Trap with Glue Boards: There's a lot of other traps, from ones that electrocute to glue boards. They're all kind of silly - yes, they work, but not as well as snap traps, and they're often inhumane or simply much less effective. Glue boards have a very high failure rate. When I go into an attic in which someone else has set glueboards, I don't see any trapped rats - I see a lot of rat fur on traps, glue traps turned upside down, a single rat food gnawed off, etc. They don't hold rats very well, and once one has gotten a bit stuck and pulled off, they won't go on a glueboard again.

Trap with Cage Traps: Yes, you can actually use live cage traps to trap and relocate rats, if you really want to be humane about it. They do work, but the only problem is that there can be a lot of rats, and it's easier to set a lot of snap traps than cage traps. Plus, the snap traps fit better in the tight areas where rats lurk in attics. Plus, do you really want to relocate rats acclimated to living in an attic?

Clean up Garbage: People think that rats are very dirty, and thus only live in dirty areas. This isnt' true. I've caught rats in gleaming clean hospitals and doctor's offices. They'll live wherever there's shelter and food source. True, garbage does attract more rats. But keeping clean does not mean that you won't get rats. Most of the rats I get are in nice, clean suburban areas.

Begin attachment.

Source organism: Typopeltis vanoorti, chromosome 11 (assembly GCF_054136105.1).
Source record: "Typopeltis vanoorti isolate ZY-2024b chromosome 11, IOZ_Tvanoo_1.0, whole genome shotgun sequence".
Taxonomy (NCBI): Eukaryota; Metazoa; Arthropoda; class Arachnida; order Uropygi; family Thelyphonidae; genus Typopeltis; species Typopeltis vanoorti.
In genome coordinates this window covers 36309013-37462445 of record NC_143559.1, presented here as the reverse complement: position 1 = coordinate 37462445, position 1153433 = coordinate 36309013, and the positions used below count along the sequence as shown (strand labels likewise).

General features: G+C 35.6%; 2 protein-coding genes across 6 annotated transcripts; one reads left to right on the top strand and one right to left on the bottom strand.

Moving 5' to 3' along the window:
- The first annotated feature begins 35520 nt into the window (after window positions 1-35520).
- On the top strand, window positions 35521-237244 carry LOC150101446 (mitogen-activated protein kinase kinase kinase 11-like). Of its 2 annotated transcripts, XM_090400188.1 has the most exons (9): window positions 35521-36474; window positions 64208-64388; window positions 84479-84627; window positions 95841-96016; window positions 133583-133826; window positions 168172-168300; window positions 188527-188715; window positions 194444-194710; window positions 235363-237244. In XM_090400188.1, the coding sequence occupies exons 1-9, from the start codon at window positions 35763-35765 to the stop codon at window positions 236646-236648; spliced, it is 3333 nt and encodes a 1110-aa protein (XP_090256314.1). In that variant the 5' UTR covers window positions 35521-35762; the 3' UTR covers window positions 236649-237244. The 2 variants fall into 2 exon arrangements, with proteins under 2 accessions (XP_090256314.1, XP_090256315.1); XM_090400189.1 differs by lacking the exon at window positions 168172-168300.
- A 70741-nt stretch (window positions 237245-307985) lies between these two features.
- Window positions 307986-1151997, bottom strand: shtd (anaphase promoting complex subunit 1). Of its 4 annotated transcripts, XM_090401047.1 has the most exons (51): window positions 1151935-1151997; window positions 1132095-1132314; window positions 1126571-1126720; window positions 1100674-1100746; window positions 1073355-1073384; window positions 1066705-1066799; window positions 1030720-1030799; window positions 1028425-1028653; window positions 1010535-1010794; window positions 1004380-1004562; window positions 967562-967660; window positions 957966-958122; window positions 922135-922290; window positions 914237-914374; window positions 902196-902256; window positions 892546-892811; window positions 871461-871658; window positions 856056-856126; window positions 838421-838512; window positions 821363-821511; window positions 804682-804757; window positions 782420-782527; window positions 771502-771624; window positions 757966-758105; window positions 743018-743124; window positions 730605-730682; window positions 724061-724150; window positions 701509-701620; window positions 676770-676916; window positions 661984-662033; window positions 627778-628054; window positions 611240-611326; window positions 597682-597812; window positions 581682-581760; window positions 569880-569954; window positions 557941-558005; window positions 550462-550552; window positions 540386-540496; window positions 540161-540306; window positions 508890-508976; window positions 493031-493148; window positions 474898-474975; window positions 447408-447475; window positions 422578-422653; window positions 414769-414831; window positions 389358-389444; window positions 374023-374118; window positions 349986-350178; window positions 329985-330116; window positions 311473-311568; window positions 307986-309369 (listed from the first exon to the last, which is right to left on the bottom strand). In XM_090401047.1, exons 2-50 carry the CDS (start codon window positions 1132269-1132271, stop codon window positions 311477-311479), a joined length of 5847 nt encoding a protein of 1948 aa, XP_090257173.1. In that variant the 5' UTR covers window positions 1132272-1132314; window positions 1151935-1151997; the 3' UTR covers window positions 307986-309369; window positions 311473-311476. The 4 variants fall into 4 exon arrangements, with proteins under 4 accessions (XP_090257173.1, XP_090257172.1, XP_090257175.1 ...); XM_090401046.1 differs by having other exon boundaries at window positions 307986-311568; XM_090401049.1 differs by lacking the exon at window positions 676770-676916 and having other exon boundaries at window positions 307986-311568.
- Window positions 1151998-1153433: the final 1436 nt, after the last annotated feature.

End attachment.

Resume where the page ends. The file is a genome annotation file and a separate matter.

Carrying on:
Keep Vegetation Trimmed: Rats, Roof Rats in particular, also like heavy vegetation. They feed off of citrus trees and nuts and fruit from other trees. They use trees to climb up and onto houses. So trim back the trees, right? Well, same as with garbage, while heavy vegetation helps attract and sustain rats, lack of it won't eliminate a rat problem.

Get a Cat: Seems like a good idea, and yes cats will catch a rat here and there, but for the most part, when you've got rats in the attic, you can have a dozen cats, and it won't matter. I once worked on a house that had eight cats. And I caught eighteen rats out of the attic!

Seal Entry Points Shut: Okay, this is actually the one and only thing that really matters. If you've got rats in the attic, you've got to find out how they are getting into the house, and seal those entry points closed, permanently. Then it doesn't matter how much vegetation or garbage or cats or poison or glue boards or anything you have. Once they're blocked out, problem solved! No more rats in the attic. Our company here in Orlando, or any good company nationwide, should be able to inspect the building and find every last rat entry point, and seal them shut permanently, and that's it, problem solved.

Clean the Attic: It is in fact a good idea to clean and decontaminate the attic. Not only have the rats left behind the parasites and diseases mentioned above, but they actually communicate with their scent. Pheromones in their fur grease and urine tells other rats, "hey guys, live here!". So if you leave that smell behind, new rats will work hard to get to it, and may chew their way in. So have the attic deodorized and decontaminated.

If you need help with a rat problem in your attic, I have compiled an excellent National Directory of Rat Trappers so that you can hire someone in your town.

Click here for my rat control photo galleries.



For more rat control and trapping information, go back to the Rat control page.